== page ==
Jan Gustav Fiedler / Curator 2020

LOST AUTHENTICITY  Eva Maria Schartmüller

Fotografie / schwarz-weiß / C-Print / Matte aus menschlichem Haar Photography / black-white / C-Print / felted human hair mat

Hair, female splendor, charged with sexuality and beauty. Bald heads, symbols of rights, hooligans, agitators. But bald heads are also the symbol of prisoners, oppressed people in camps. Shaving off the main hair is still considered as a political instrument of degradation, used by all institutions that seek the total loss of personality – from concentration camps to the army. Bald heads are also indications of diseases.
Therefore, bald heads can also cause pity or hatred and fear.
Revolutions have already taken place on hair, hair as a symbol of freedom and equality.
Eva Maria Schartmüller’s artwork LOST AUTHENTICITY works through the various approaches and leaves us with a reduced, sober black and white photo of a bald female skull from behind.
Like a fetish, a rolled-up rug, a mat felted from human hair, lies next to the photo, as if fallen out of the picture.
Head and hair have been isolated from each other, what originally belongs together falls apart. The combination testifies loss, suppression, de-individualization.
With the loss of authenticity, the human being loses both dignity and roots, a trauma emerges. Standardization becomes legitimate under the guise of globalization, individualization gives way to a twisted idea of nationalism.

Denise Parizek 2021

The Surplus Antonia Božanić 

video / 8’ 40” / 2014

The Surplus shows a female person (the artist) as she is licking the surface of a table. Referring to a variation of BDSM (Bondage/Discipline, Sadism/Masochism), domination and submission, the artist places herself in the position of a submissive, where she gives control to the dominant in the ritualized act of sharing power. Since the figure to be obeyed is not physically present or we do not see them, the work also speaks of the relationship between desires and expectations. Namely, bearing in mind that the work was created during her master’s academic studies, the act of the author, i.e., the video performance, in this sense, can also be understood as a desire to “obey”, i.e., to adapt to the professional criteria set by the institution, in fact, by the professors.

“When I bring to mind the act of licking the surface of the table, I remember my masochistic desire to be subjugated and controlled. Performing this twisted action made the taste of senselessness sweeter. The feelings of misunderstanding and hopelessness were not something I would resist, but something I was completely at peace with. And more than that, something I liked and loved.” (A. Božanić, Catalogue of the 56th October Salon).
Over time, in the action she performed, the author has recognized the part of herself that needs integration. In this sense, the work also draws attention to the fact that coping with problems is an individual process, but that changes occur only in the relationship between the individual and the world.

Courtesy October Salon Collection, Belgrade

1st of May 1977  Dejan Kaludjerovic

two-channel sound installation / 13’15” / 2014

It is a deconstruction of a family film depicting an act of violence whose cause remains unknown. It focuses on a scene where a boy is throwing a rock at a girl. The artist analyses the event from his early childhood and invites his family members to recall the event.
The original recording was divided and transferred onto 29 slides, which are repeated every four minutes, thus emphasizing the scene of violence and extending its duration. The other important segment of the installation is audio recording, the testimonies of the eyewitnesses (family members), who are talking about the event that took place in 1977. The differences in their statements testify to the subjective nature of memories and observations, which becomes evident to the viewers themselves in the process of understanding the work. The work was presented in two separate rooms: in one, audio-recordings of the eyewitnesses’ testimonies were heard, and in the other, the picture of the act of violence was shown. In this way, the artist leaves room for each viewer individually to create their own parallel scenario of the event – which itself is disputable.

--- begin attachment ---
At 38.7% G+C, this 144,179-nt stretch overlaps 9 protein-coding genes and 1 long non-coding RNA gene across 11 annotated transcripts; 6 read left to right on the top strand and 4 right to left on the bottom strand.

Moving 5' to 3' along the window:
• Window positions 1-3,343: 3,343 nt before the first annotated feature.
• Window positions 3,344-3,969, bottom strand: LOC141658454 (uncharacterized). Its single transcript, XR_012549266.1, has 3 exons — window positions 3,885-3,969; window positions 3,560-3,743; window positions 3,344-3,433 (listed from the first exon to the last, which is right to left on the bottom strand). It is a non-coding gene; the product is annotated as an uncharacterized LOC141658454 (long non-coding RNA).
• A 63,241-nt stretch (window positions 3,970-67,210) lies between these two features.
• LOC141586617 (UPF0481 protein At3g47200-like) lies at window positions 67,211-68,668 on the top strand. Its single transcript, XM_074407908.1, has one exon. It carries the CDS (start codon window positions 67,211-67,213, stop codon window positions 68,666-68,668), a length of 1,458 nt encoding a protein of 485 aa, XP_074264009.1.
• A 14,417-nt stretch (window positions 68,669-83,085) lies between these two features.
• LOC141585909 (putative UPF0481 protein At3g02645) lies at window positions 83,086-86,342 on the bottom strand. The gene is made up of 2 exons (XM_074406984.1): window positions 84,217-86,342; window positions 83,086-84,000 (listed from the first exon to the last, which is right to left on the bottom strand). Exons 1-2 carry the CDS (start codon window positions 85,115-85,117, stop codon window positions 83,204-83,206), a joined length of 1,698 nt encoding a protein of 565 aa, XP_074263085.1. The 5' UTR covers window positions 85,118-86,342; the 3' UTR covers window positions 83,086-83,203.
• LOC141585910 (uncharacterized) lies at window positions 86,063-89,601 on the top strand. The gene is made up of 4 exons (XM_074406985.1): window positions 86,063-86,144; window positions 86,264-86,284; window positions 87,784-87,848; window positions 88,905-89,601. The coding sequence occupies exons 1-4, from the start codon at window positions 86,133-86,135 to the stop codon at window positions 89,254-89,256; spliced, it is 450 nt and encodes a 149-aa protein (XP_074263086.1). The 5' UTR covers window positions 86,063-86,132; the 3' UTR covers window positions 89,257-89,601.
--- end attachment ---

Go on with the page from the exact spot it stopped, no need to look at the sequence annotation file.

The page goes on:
Courtesy October Salon Collection, Belgrade

virdzina /private /or public Bojana Stamenkovic

Can art and life be separated? Can we recognise the art in life (do we want to) or do we have to contextualise it for some greater good? The question is, where does the intertwining of such perspectives lead? Is it the resistance and persistence that keeps art in life or life in art? Is the built tension between inner and outer life threatening or promising?
In my search for finding my private and public life, noticing the vague boundaries that art creates, I recognize the notion of the Virdzina phenomenon.
The term “Virdžina”(Virgin) appears in my life at the end of the last century, getting to know the film of the director Srdjan Karanovic, filmed in 1991 in Yugoslavia. The story describes Stevan, a young heir of a family who is lured by the fact that there are too many female children. Stevan’s own family condemns him to live as a boy, although he was born as a girl. His family is actually followed by the custom of “swearing virgins” (“virgin” or “tobelia”) to avoid condemnation of society because it has exclusively female offspring. There are various reasons for becoming Virginia, and the Stevan case from the mentioned film is just one of them. It can also be from purely personal incentives, in the case when young girls do not have the identity of the sex and the gender with which they were born. In all these cases, I analyze the patriarchal situation in the mountainous rural areas of the Balkans: Northern Albania, Kosovo and Montenegro, for which Virdzina’s phenomenology is linked. Very hilly, inspiring to watch, difficult to live in, where women’s jobs are weaving and embroidery, and their area is home and private spheres.